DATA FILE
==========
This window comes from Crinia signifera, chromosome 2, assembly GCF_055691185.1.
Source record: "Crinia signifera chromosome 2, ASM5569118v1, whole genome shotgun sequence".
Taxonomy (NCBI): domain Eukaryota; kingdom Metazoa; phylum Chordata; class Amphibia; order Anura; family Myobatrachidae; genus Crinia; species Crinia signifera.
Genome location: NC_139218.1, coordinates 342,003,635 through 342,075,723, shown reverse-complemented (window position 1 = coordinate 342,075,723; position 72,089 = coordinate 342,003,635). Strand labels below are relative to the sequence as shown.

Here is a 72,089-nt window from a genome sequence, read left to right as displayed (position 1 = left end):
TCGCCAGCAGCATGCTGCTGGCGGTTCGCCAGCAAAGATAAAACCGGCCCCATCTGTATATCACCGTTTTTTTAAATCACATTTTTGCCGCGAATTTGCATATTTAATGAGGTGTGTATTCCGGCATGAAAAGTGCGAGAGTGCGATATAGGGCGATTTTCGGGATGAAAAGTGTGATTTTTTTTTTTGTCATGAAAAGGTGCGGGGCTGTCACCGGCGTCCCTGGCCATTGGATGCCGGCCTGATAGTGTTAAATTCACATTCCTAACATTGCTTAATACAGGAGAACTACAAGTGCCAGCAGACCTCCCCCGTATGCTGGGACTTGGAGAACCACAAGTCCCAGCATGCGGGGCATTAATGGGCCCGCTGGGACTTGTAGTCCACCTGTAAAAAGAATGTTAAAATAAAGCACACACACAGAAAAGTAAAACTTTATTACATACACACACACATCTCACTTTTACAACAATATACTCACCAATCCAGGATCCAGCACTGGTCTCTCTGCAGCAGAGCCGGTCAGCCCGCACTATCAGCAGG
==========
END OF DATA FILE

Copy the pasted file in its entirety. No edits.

This window comes from Crinia signifera, chromosome 2, assembly GCF_055691185.1.
Source record: "Crinia signifera chromosome 2, ASM5569118v1, whole genome shotgun sequence".
Taxonomy (NCBI): domain Eukaryota; kingdom Metazoa; phylum Chordata; class Amphibia; order Anura; family Myobatrachidae; genus Crinia; species Crinia signifera.
Genome location: NC_139218.1, coordinates 342,003,635 through 342,075,723, shown reverse-complemented (window position 1 = coordinate 342,075,723; position 72,089 = coordinate 342,003,635). Strand labels below are relative to the sequence as shown.

Here is a 72,089-nt window from a genome sequence, read left to right as displayed (position 1 = left end):
TCGCCAGCAGCATGCTGCTGGCGGTTCGCCAGCAAAGATAAAACCGGCCCCATCTGTATATCACCGTTTTTTTAAATCACATTTTTGCCGCGAATTTGCATATTTAATGAGGTGTGTATTCCGGCATGAAAAGTGCGAGAGTGCGATATAGGGCGATTTTCGGGATGAAAAGTGTGATTTTTTTTTTTGTCATGAAAAGGTGCGGGGCTGTCACCGGCGTCCCTGGCCATTGGATGCCGGCCTGATAGTGTTAAATTCACATTCCTAACATTGCTTAATACAGGAGAACTACAAGTGCCAGCAGACCTCCCCCGTATGCTGGGACTTGGAGAACCACAAGTCCCAGCATGCGGGGCATTAATGGGCCCGCTGGGACTTGTAGTCCACCTGTAAAAAGAATGTTAAAATAAAGCACACACACAGAAAAGTAAAACTTTATTACATACACACACACATCTCACTTTTACAACAATATACTCACCAATCCAGGATCCAGCACTGGTCTCTCTGCAGCAGAGCCGGTCAGCCCGCACTATCAGCAGG